hjjhjhgjjh9 years ago
Ya the solder fumes really make you go crazy I think this is pretty useful might have to try this good job

Given that solder is usually made of lead, it literally makes you go crazy! Ha ha heh...

Ah, the only time flux fumes really bug me is when I use my 5 pound solder pot. An iron tip just doesn't make enough to do it to me usually. But when the fumes got you down I gotta admit it is pretty nasty! Where I used to work we had box fans mounted to blocks of wood to suck the fumes away. No hose or anything to transmit the fumes out of the work area. Thing is I guess not to have the fumes just blowing right up your nose.
well I know it does kill brain cells, so it cant be good. this guy has a great idea.
I'll keep that in mind the next time I am fireside. rosin flux after all is just pine sap. And no, I don't think this fellow singlehandedly invented the fume hood. It sure seems like an awful lot of trouble over a minor annoyance to me.
well the thing is, when your indoors, all that smoke gets trapped inside and you breath it over and over, then that can be damaging.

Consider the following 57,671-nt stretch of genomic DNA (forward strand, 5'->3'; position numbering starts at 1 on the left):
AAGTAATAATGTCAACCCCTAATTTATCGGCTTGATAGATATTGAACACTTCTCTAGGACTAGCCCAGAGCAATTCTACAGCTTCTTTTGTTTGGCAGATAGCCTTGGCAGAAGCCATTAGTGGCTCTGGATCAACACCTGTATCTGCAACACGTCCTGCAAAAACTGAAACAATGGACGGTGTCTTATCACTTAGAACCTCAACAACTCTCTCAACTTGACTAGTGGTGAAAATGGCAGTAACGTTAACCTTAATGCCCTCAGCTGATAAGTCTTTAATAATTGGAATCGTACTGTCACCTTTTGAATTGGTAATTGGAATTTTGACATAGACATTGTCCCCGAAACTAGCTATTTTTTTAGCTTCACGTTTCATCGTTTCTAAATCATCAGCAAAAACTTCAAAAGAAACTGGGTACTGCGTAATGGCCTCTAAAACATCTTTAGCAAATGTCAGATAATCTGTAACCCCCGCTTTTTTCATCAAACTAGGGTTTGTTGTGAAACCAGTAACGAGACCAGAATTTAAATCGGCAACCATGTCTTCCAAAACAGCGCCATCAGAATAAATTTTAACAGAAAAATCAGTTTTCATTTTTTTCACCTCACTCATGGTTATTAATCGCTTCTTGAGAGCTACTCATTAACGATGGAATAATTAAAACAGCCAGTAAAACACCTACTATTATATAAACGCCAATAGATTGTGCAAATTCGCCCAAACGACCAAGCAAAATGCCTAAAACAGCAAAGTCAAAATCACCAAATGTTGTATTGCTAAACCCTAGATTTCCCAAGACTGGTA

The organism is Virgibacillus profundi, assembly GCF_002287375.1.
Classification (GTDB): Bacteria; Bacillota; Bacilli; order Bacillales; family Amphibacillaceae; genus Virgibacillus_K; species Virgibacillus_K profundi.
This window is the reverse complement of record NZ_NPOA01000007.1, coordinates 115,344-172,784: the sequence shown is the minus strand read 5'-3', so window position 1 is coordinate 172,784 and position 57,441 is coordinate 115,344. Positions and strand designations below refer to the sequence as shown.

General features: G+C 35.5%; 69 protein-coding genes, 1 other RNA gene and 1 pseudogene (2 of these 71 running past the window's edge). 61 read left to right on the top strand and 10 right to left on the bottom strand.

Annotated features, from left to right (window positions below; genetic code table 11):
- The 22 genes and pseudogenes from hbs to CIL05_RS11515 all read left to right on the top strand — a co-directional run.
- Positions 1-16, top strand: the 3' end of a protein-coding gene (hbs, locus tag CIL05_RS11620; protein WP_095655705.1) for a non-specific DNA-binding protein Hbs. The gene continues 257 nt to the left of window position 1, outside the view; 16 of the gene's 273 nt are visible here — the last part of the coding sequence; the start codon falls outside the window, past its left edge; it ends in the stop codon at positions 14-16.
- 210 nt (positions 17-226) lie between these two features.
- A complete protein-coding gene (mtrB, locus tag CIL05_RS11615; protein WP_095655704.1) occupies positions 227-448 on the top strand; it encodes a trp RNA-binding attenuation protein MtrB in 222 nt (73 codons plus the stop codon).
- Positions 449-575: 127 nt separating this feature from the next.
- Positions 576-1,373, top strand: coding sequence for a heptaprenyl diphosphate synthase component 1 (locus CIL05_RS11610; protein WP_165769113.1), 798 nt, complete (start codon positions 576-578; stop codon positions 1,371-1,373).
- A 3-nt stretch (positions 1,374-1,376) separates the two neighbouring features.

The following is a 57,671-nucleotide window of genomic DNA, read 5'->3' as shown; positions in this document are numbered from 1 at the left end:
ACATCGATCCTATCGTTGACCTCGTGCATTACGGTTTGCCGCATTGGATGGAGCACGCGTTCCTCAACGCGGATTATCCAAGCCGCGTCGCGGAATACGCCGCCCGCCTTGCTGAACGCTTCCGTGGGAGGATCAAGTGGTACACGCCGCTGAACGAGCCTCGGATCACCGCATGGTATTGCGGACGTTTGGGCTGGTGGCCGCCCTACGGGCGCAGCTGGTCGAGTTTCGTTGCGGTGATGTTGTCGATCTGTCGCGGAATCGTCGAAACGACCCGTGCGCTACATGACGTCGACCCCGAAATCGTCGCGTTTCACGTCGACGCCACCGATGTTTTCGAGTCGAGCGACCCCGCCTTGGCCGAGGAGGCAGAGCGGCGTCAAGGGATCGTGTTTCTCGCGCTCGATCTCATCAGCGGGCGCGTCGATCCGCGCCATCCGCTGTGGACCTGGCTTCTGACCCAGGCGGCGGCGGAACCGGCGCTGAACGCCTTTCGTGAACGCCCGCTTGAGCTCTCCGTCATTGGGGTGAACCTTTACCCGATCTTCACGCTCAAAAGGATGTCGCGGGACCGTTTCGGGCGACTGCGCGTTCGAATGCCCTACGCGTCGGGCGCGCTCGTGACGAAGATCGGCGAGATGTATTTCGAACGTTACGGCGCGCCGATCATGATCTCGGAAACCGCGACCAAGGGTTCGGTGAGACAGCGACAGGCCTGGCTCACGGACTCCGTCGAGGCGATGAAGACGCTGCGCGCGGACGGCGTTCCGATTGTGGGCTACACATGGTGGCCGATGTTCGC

most people have central heating and air, along with thousands of tiny cracks and openings in their house that let new air in or out.

so the smoke doesn't really get trapped inside.

but, of course it's definitely better to get rid of it as soon as possible, as with a fume hood like this instructable.

also, your not only burning the flux, your burning lead and tin. that can DEFFINETLY be damaging.
Dorien pfred16 years ago
It is not the rosin, the metals are the killers and mutators. Toxins, not particles. Many in this topic keep referring to the "rosin" fumes and the "irritation" of the smoke. Unfortunately it is what is not visible or irritating that is harmful, this time anyway. Dorien
Cobalt59 Dorien4 years ago
It IS the rosin fumes, along with all of the suspended particulate matter and such. And I believe toxins are particles.
perfect for all you at home meth cooks
Cobalt594 years ago
Pretty nice shop for an RV.
ReCreate6 years ago
wow your going on vacation while you have a whole soldering set and tons of more awesome stuff too thumbs up!